Because of this ambiguity, it can be hard to tell why a deep learning model is estimating one image as memorable and another as not memorable. There are some analyses we can do, but exactly identifying what these features are is difficult and often subjective. Even when using techniques like feature optimization, we can end up with images that look like this:

These images are created by making an image that optimally triggers a particular feature in our model. For the earlier layer, 3, we see a pattern. The scaly, oblate shape. Flower petals, the ends of medicine caplets, the headlights on a car. The later layers (the other three examples) show more complex features. The connected wheels of a bicycle, the primatoid facial features, and the caniform features of some animals. (Olah et al. 2017)

The consensus is that early layers, the patterns, are more perceptual and the later layers are more conceptual (Jozwik et al. 2018). Using more examples, we can see this progression visually.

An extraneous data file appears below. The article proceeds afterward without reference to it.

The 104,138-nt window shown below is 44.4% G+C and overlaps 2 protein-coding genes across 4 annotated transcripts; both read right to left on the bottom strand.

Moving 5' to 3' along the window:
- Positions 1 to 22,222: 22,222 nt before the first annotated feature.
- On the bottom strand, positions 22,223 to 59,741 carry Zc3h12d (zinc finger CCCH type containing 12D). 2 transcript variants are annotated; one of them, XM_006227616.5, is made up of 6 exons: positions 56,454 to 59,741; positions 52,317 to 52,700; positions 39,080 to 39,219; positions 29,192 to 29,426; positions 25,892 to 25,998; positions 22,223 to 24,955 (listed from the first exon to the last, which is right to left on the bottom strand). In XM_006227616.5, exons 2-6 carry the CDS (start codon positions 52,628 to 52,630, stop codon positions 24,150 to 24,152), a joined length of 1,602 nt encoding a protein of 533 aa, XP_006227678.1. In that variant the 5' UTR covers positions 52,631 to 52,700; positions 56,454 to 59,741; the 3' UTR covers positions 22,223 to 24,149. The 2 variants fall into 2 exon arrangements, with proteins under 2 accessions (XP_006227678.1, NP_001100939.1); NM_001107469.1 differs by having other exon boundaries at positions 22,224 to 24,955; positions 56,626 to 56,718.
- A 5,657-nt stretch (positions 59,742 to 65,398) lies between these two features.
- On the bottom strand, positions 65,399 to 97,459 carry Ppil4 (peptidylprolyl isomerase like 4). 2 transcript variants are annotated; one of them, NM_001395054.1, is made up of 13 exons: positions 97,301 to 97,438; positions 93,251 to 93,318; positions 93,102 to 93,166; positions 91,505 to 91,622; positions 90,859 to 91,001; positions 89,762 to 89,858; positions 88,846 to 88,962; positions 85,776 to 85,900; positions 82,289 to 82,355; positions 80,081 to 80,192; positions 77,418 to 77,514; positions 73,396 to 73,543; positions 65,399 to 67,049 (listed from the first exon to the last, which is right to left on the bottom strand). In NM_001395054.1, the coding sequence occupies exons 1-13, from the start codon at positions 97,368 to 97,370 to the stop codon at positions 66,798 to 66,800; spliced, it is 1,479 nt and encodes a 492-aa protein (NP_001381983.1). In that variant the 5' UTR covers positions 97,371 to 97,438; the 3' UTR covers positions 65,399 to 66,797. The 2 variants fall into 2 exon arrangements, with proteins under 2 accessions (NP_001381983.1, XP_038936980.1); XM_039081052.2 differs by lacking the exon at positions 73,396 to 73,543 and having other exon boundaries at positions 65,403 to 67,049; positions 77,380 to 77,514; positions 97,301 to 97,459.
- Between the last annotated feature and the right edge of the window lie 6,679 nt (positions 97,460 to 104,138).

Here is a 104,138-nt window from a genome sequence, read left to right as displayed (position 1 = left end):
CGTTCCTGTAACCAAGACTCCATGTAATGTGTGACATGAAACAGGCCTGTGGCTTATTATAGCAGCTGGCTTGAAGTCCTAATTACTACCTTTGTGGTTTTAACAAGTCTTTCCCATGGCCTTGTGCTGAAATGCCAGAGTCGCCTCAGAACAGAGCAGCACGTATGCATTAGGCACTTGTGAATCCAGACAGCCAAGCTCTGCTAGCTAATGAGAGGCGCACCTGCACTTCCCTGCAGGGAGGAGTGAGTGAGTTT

These images are created by optimizing the inputs to maximally trigger a certain feature in the model. We also have an opposing problem; the notion of “Performance” in deep learning is not straightforward either. Any paper you read on a new deep learning architecture will report a series of numbers at you. The standard ones are MSE Loss, Categorical Cross-Entropy, Maximum Likelihood, and the like. For more complex tasks we might see GLUE (Wang et al. 2018), SuperGLUE (Wang et al. 2020) scores in the natural language space. We might see things like Average Log-Likelihood or the Inception Score for GANs. In a paper you see one score reported. That score is often an average of a number of runs of the best model that the researchers made, over the course of a year. ResMem took me somewhere on the order of 400 experiments over the course of four months. A standard deep learning model takes ~3000 experiments to perfect (Karras et al. 2020). With every experiment, there is some sort of evaluation stage, and the best thing for a researcher to do is to have that stage spit out a number (or a set of numbers) that describe performance. Of course, those performance figures have uncertainty attached to them too, leading us into an epistemic quagmire. On top of that, you need to choose one performance metric to be the loss function, the thing that is being optimized. The loss function must also be differentiable, which many of these metrics are not. It helps if the loss function can take a single $x,y$ pair as an input, but it isn’t required.